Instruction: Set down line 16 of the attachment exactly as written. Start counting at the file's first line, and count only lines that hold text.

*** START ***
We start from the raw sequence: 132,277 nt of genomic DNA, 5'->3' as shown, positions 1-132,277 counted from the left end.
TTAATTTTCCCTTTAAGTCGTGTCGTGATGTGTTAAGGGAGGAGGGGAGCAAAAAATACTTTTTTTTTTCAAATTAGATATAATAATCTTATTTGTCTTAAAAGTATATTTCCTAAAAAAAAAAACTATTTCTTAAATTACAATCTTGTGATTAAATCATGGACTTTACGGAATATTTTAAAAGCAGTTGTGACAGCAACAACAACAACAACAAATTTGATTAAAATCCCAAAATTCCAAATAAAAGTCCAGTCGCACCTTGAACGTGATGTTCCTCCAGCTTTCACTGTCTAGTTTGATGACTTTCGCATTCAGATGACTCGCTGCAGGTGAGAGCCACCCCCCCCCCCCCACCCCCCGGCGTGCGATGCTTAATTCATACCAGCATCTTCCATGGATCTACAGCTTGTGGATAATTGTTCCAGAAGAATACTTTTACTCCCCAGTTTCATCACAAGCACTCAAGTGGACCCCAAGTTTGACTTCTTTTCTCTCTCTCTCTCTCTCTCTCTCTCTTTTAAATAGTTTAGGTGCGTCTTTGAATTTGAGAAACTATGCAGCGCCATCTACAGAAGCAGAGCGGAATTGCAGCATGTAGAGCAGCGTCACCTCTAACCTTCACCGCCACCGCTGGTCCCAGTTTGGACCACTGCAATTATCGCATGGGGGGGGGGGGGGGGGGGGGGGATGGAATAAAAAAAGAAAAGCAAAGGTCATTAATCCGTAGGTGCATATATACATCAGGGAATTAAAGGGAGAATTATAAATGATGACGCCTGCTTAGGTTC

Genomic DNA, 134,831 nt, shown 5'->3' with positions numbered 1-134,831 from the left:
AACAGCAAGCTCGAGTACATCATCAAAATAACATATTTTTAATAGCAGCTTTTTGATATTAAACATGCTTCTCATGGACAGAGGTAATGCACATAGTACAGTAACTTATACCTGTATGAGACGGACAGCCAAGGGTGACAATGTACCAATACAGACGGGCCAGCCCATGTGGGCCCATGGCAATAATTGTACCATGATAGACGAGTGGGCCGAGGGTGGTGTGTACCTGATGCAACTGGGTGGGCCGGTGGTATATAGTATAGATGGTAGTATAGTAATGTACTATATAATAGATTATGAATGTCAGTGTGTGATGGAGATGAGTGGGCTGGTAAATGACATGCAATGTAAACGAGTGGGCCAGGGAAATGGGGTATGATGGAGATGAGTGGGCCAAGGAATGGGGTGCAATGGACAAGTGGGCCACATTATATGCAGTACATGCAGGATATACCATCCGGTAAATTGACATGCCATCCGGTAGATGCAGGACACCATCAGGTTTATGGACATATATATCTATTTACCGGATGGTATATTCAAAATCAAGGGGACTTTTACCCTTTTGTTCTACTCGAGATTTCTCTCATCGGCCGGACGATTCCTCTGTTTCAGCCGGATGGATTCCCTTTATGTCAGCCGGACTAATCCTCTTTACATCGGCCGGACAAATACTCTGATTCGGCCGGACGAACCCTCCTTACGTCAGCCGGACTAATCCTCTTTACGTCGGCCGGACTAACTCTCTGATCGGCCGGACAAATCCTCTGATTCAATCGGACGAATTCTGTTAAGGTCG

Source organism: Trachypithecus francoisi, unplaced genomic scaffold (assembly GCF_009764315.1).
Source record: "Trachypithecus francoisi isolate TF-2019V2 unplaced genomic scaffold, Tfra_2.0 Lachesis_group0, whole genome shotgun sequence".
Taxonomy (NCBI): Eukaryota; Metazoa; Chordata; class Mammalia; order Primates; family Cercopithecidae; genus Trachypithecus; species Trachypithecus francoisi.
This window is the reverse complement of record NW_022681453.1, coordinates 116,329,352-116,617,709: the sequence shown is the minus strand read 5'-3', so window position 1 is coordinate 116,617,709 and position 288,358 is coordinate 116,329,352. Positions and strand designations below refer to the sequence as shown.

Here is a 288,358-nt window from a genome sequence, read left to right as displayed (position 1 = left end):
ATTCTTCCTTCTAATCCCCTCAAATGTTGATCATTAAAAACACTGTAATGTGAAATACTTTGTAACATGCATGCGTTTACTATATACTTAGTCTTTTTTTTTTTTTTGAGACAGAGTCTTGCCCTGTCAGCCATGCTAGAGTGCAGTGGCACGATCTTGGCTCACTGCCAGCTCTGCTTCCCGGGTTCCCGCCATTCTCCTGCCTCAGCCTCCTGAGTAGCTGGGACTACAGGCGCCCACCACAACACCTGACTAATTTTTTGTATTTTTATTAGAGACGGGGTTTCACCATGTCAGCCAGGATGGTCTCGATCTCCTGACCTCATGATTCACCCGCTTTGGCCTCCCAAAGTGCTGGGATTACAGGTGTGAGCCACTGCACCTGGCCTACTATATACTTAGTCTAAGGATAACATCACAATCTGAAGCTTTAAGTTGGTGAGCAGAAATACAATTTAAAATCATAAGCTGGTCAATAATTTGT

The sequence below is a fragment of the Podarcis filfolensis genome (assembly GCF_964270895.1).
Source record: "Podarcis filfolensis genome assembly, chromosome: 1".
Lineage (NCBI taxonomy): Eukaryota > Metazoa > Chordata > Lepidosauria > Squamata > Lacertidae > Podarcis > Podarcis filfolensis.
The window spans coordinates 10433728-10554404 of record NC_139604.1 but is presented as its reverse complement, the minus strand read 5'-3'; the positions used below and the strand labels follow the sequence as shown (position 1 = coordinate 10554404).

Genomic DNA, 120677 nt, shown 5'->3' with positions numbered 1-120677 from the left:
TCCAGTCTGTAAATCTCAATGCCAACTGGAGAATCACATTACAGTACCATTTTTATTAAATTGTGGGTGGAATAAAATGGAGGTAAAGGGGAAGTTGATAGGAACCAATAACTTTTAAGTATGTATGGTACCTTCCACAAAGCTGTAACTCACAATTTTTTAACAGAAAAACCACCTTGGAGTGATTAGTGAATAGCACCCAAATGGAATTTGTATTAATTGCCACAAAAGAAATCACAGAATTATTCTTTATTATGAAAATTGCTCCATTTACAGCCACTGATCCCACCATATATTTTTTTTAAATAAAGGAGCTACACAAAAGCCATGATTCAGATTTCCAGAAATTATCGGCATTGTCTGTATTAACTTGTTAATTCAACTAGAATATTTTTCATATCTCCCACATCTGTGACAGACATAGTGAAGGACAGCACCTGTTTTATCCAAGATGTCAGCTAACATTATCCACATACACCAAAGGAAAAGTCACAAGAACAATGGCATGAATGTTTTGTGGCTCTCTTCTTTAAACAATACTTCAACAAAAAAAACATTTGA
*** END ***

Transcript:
TCCAGTCTGTAAATCTCAATGCCAACTGGAGAATCACATTACAGTACCATTTTTATTAAATTGTGGGTGGAATAAAATGGAGGTAAAGGGGAAGTTGATAGGAACCAATAACTTTTAAGTATGTATGGTACCTTCCACAAAGCTGTAACTCACAATTTTTTAACAGAAAAACCACCTTGGAGTGATTAGTGAATAGCACCCAAATGGAATTTGTATTAATTGCCACAAAAGAAATCACAGAATTATTCTTTATTATGAAAATTGCTCCATTTACAGCCACTGATCCCACCATATATTTTTTTTAAATAAAGGAGCTACACAAAAGCCATGATTCAGATTTCCAGAAATTATCGGCATTGTCTGTATTAACTTGTTAATTCAACTAGAATATTTTTCATATCTCCCACATCTGTGACAGACATAGTGAAGGACAGCACCTGTTTTATCCAAGATGTCAGCTAACATTATCCACATACACCAAAGGAAAAGTCACAAGAACAATGGCATGAATGTTTTGTGGCTCTCTTCTTTAAACAATACTTCAACAAAAAAAACATTTGA